Cotton was sharply higher Monday, as the market entered this new week heavily oversold. Supposedly, not only do speculators carry a record net short position, but the December market posted contract lows in three out of five sessions. This bearish behavior tighten the “technical rubber band” all the more. Additionally, remnants of once Hurricane Barry dumped copious amounts of rain across the U.S. Delta, potentially damaging the local crop.
The market opened higher last night and eventually gained some upside momentum once speculators saw no new lows were in the offing. Yet, prices halted right at a previous resistance line, pulled from the May Monthly Low over to the June Monthly Double Low. Volume Monday was 19,500 contracts, which was less than Friday and Thursday’s amount.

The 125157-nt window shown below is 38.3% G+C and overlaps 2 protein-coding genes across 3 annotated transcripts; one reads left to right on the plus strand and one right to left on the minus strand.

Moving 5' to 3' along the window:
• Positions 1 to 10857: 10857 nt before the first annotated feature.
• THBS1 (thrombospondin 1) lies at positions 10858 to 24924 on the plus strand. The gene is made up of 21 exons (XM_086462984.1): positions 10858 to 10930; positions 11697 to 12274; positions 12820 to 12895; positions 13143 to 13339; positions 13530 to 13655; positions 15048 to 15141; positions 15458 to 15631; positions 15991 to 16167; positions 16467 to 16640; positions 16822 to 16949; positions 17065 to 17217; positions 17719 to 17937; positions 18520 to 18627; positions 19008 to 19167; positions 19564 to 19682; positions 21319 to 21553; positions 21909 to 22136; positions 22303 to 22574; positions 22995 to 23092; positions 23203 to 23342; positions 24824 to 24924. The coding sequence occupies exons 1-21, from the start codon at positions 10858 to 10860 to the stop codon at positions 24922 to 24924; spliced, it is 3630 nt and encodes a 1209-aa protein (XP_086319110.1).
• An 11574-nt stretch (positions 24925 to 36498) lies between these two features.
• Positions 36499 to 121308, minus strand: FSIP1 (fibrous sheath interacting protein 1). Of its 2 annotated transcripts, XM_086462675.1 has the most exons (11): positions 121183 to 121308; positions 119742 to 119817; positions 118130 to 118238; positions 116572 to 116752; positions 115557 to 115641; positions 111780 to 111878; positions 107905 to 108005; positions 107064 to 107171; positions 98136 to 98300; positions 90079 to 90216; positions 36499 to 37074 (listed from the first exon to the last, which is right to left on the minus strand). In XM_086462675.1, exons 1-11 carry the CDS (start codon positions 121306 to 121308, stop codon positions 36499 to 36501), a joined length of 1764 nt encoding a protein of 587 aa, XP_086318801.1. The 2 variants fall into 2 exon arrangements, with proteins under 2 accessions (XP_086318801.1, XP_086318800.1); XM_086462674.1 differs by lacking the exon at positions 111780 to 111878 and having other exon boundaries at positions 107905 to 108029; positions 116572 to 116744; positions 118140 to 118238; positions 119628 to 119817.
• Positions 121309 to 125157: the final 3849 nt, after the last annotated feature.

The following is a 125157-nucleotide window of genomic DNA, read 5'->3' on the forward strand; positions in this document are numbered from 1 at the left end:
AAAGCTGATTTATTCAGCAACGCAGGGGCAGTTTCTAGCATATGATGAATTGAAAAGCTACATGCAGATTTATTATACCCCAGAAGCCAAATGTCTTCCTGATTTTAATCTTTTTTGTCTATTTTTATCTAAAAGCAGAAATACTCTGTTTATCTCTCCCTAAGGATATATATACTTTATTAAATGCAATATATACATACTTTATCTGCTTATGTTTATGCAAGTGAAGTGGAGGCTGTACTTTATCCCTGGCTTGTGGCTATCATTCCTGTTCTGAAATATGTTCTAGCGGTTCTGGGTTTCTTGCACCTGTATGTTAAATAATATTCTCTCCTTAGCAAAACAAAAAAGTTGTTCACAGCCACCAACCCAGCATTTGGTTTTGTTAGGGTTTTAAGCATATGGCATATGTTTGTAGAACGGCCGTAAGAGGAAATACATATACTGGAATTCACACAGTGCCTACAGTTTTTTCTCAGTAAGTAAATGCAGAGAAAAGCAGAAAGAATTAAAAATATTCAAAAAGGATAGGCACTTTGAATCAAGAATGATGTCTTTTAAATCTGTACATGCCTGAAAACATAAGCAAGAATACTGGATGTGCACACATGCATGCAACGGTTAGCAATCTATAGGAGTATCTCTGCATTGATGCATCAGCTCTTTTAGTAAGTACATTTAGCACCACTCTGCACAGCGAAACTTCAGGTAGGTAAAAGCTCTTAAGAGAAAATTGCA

Monday afternoon, USDA will print its current crop condition data, but any purported damage from Barry will not be evident in the report.
Tuesday, the Federal Reverse will meet and announce its latest policy on U.S. interest rates. The financial markets are anticipating a quarter-point reduction on Wednesday, but then again, the Fed may surprise all participants.
December Cotton closed at 63.95 cents, up 1.75 cents, March finished at 65.00 cents, plus 1.26 cents and December 2020 ended at 66.40 cents, up 0.84 cent. Volume was 19,494 contracts.